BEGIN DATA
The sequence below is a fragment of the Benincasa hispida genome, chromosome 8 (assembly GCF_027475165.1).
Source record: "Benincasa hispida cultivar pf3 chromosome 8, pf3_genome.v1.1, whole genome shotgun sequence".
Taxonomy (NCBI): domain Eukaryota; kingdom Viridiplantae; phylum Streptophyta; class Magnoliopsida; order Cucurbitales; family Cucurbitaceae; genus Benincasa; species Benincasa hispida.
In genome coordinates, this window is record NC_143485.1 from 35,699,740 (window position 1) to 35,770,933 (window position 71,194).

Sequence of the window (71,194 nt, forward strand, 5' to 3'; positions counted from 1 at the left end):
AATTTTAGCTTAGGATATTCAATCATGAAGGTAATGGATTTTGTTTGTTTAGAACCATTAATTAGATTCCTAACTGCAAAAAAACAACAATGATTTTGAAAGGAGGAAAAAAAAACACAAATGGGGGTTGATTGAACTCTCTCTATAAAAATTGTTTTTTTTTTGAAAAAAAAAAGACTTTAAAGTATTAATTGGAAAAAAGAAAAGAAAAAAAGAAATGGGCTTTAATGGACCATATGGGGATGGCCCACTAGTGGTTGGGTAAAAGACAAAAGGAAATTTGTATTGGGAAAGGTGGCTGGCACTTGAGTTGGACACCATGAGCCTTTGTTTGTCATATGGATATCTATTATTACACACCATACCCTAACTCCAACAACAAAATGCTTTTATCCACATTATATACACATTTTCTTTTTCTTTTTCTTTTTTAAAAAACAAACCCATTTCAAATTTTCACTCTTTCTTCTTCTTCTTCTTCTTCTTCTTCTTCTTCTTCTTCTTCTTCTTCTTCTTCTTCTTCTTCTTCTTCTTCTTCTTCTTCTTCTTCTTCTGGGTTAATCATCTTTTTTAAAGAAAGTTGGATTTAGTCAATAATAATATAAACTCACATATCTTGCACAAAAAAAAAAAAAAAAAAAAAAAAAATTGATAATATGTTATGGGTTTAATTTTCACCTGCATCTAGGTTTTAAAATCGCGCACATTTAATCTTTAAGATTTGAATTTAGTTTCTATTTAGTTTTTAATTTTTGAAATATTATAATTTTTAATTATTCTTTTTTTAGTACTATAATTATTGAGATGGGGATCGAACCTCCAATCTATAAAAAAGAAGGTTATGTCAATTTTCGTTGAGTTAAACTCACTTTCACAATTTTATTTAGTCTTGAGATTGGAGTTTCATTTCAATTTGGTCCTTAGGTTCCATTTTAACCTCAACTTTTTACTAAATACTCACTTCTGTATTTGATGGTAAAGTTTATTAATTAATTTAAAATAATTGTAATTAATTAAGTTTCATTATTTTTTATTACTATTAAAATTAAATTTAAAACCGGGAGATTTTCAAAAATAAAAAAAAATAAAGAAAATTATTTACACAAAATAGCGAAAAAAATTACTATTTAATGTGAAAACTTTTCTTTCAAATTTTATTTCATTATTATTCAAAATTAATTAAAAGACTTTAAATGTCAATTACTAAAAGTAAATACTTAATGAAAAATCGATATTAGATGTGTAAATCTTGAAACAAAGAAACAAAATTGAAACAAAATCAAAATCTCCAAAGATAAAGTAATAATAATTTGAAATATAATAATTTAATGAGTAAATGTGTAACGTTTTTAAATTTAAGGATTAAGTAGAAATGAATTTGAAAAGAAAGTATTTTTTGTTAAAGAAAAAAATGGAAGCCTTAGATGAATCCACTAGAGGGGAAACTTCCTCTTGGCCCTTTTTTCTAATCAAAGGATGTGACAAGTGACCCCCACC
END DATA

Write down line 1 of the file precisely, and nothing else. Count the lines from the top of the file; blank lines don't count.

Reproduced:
The sequence below is a fragment of the Benincasa hispida genome, chromosome 8 (assembly GCF_027475165.1).